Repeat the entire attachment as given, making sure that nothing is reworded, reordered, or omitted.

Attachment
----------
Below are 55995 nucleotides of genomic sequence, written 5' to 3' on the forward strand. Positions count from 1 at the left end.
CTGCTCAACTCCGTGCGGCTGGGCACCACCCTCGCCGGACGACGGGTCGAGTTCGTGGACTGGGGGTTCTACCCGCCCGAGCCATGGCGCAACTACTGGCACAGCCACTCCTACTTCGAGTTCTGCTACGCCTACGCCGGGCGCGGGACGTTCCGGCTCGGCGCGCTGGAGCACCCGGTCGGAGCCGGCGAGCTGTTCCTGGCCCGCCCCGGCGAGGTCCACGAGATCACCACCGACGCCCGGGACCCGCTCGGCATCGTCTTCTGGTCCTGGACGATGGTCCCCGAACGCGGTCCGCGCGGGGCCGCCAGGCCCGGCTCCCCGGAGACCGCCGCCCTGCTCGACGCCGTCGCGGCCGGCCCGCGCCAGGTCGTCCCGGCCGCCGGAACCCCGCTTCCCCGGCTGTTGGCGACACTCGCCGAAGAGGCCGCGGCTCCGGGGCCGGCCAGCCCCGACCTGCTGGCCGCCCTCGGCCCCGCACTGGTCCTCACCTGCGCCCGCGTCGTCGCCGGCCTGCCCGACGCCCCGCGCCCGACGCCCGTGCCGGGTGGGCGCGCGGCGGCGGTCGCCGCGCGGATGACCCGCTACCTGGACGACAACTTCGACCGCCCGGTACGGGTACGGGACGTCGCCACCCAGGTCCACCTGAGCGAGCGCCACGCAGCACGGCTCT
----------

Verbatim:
Below are 55995 nucleotides of genomic sequence, written 5' to 3' on the forward strand. Positions count from 1 at the left end.
CTGCTCAACTCCGTGCGGCTGGGCACCACCCTCGCCGGACGACGGGTCGAGTTCGTGGACTGGGGGTTCTACCCGCCCGAGCCATGGCGCAACTACTGGCACAGCCACTCCTACTTCGAGTTCTGCTACGCCTACGCCGGGCGCGGGACGTTCCGGCTCGGCGCGCTGGAGCACCCGGTCGGAGCCGGCGAGCTGTTCCTGGCCCGCCCCGGCGAGGTCCACGAGATCACCACCGACGCCCGGGACCCGCTCGGCATCGTCTTCTGGTCCTGGACGATGGTCCCCGAACGCGGTCCGCGCGGGGCCGCCAGGCCCGGCTCCCCGGAGACCGCCGCCCTGCTCGACGCCGTCGCGGCCGGCCCGCGCCAGGTCGTCCCGGCCGCCGGAACCCCGCTTCCCCGGCTGTTGGCGACACTCGCCGAAGAGGCCGCGGCTCCGGGGCCGGCCAGCCCCGACCTGCTGGCCGCCCTCGGCCCCGCACTGGTCCTCACCTGCGCCCGCGTCGTCGCCGGCCTGCCCGACGCCCCGCGCCCGACGCCCGTGCCGGGTGGGCGCGCGGCGGCGGTCGCCGCGCGGATGACCCGCTACCTGGACGACAACTTCGACCGCCCGGTACGGGTACGGGACGTCGCCACCCAGGTCCACCTGAGCGAGCGCCACGCAGCACGGCTCT